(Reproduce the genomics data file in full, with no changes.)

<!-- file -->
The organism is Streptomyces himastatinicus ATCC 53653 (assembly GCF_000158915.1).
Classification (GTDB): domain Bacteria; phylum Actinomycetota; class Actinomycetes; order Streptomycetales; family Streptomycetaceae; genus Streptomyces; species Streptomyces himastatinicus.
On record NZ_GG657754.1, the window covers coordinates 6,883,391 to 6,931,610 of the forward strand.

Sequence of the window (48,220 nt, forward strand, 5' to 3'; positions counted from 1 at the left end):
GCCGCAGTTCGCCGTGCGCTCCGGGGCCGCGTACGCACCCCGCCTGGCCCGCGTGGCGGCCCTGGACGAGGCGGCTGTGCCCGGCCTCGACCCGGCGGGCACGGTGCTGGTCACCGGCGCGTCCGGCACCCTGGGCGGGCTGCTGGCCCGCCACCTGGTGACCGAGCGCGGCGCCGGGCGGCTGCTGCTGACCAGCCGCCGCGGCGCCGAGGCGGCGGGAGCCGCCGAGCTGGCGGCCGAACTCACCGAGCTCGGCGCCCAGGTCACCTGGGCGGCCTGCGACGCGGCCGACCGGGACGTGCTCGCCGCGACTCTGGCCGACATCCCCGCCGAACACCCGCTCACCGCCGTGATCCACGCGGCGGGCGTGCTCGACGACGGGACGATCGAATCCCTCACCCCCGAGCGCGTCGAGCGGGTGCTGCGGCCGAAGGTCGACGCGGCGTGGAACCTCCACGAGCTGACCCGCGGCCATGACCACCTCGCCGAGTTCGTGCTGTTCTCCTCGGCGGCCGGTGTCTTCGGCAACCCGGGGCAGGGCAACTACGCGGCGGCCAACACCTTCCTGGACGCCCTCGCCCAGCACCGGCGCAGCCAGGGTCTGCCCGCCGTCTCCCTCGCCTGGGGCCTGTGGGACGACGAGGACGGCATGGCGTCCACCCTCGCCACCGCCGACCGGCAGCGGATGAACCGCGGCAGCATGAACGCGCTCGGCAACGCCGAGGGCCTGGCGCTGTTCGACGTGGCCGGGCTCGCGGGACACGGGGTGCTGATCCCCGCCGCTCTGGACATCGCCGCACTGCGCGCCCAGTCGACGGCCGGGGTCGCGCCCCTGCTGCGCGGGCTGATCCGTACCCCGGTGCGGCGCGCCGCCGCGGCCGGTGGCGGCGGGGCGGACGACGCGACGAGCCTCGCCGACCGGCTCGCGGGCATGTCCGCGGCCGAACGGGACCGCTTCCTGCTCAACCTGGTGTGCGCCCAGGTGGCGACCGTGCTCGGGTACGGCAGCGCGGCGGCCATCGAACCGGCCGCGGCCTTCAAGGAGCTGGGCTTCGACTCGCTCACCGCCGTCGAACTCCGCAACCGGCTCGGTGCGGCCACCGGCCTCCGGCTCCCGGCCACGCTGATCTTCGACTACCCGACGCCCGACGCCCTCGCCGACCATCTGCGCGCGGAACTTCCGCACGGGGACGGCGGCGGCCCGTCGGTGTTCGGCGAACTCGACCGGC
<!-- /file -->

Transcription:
The organism is Streptomyces himastatinicus ATCC 53653 (assembly GCF_000158915.1).
Classification (GTDB): domain Bacteria; phylum Actinomycetota; class Actinomycetes; order Streptomycetales; family Streptomycetaceae; genus Streptomyces; species Streptomyces himastatinicus.
On record NZ_GG657754.1, the window covers coordinates 6,883,391 to 6,931,610 of the forward strand.

Sequence of the window (48,220 nt, forward strand, 5' to 3'; positions counted from 1 at the left end):
GCCGCAGTTCGCCGTGCGCTCCGGGGCCGCGTACGCACCCCGCCTGGCCCGCGTGGCGGCCCTGGACGAGGCGGCTGTGCCCGGCCTCGACCCGGCGGGCACGGTGCTGGTCACCGGCGCGTCCGGCACCCTGGGCGGGCTGCTGGCCCGCCACCTGGTGACCGAGCGCGGCGCCGGGCGGCTGCTGCTGACCAGCCGCCGCGGCGCCGAGGCGGCGGGAGCCGCCGAGCTGGCGGCCGAACTCACCGAGCTCGGCGCCCAGGTCACCTGGGCGGCCTGCGACGCGGCCGACCGGGACGTGCTCGCCGCGACTCTGGCCGACATCCCCGCCGAACACCCGCTCACCGCCGTGATCCACGCGGCGGGCGTGCTCGACGACGGGACGATCGAATCCCTCACCCCCGAGCGCGTCGAGCGGGTGCTGCGGCCGAAGGTCGACGCGGCGTGGAACCTCCACGAGCTGACCCGCGGCCATGACCACCTCGCCGAGTTCGTGCTGTTCTCCTCGGCGGCCGGTGTCTTCGGCAACCCGGGGCAGGGCAACTACGCGGCGGCCAACACCTTCCTGGACGCCCTCGCCCAGCACCGGCGCAGCCAGGGTCTGCCCGCCGTCTCCCTCGCCTGGGGCCTGTGGGACGACGAGGACGGCATGGCGTCCACCCTCGCCACCGCCGACCGGCAGCGGATGAACCGCGGCAGCATGAACGCGCTCGGCAACGCCGAGGGCCTGGCGCTGTTCGACGTGGCCGGGCTCGCGGGACACGGGGTGCTGATCCCCGCCGCTCTGGACATCGCCGCACTGCGCGCCCAGTCGACGGCCGGGGTCGCGCCCCTGCTGCGCGGGCTGATCCGTACCCCGGTGCGGCGCGCCGCCGCGGCCGGTGGCGGCGGGGCGGACGACGCGACGAGCCTCGCCGACCGGCTCGCGGGCATGTCCGCGGCCGAACGGGACCGCTTCCTGCTCAACCTGGTGTGCGCCCAGGTGGCGACCGTGCTCGGGTACGGCAGCGCGGCGGCCATCGAACCGGCCGCGGCCTTCAAGGAGCTGGGCTTCGACTCGCTCACCGCCGTCGAACTCCGCAACCGGCTCGGTGCGGCCACCGGCCTCCGGCTCCCGGCCACGCTGATCTTCGACTACCCGACGCCCGACGCCCTCGCCGACCATCTGCGCGCGGAACTTCCGCACGGGGACGGCGGCGGCCCGTCGGTGTTCGGCGAACTCGACCGGC